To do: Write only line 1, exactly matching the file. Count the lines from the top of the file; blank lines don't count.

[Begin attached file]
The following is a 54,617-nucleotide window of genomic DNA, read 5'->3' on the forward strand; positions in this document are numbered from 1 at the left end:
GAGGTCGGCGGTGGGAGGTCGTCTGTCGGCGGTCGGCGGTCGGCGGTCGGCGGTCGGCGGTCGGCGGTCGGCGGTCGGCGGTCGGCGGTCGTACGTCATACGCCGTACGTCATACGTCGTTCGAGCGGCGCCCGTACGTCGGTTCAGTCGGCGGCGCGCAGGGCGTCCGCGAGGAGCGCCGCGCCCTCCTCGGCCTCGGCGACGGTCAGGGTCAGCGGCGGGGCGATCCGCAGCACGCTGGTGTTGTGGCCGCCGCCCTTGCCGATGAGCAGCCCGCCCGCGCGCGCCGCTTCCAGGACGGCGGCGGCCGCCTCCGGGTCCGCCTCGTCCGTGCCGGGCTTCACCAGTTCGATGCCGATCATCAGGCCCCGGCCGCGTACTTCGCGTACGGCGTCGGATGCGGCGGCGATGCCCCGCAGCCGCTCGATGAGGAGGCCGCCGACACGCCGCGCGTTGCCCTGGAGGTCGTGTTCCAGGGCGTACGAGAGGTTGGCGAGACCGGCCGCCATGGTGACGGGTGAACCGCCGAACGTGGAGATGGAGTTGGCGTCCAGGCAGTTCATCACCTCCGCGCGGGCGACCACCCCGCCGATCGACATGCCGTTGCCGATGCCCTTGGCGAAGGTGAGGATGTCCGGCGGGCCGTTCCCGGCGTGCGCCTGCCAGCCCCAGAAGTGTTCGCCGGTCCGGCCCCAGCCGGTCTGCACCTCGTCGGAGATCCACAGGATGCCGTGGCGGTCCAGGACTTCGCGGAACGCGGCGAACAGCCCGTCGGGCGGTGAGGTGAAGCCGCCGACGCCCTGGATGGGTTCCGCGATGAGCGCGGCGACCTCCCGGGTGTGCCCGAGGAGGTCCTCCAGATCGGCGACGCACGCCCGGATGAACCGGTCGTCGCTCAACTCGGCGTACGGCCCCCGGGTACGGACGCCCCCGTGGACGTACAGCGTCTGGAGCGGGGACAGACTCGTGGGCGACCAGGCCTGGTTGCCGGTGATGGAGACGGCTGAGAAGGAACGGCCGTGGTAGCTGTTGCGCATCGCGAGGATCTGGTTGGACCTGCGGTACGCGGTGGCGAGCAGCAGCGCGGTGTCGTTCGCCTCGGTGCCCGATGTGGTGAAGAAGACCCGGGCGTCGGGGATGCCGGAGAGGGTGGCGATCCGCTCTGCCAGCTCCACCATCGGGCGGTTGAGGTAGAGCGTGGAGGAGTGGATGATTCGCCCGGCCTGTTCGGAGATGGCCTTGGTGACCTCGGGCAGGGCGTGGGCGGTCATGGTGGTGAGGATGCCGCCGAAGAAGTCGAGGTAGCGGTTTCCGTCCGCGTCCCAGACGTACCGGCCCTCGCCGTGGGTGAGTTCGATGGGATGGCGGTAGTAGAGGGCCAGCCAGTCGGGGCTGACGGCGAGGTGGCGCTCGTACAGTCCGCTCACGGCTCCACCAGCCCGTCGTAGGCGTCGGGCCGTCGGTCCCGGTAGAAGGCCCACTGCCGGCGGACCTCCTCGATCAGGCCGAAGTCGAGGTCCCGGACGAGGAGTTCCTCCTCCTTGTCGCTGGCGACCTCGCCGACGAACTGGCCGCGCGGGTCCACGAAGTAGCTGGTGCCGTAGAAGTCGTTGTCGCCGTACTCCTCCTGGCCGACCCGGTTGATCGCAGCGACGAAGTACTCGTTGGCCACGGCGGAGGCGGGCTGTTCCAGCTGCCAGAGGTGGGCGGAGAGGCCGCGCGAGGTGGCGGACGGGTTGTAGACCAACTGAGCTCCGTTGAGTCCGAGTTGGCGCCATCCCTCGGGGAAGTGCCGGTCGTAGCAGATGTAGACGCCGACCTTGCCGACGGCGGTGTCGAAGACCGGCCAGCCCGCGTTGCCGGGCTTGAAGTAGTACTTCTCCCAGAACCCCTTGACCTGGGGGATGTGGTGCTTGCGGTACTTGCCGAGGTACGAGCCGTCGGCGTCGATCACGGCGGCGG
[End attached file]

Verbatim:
The following is a 54,617-nucleotide window of genomic DNA, read 5'->3' on the forward strand; positions in this document are numbered from 1 at the left end: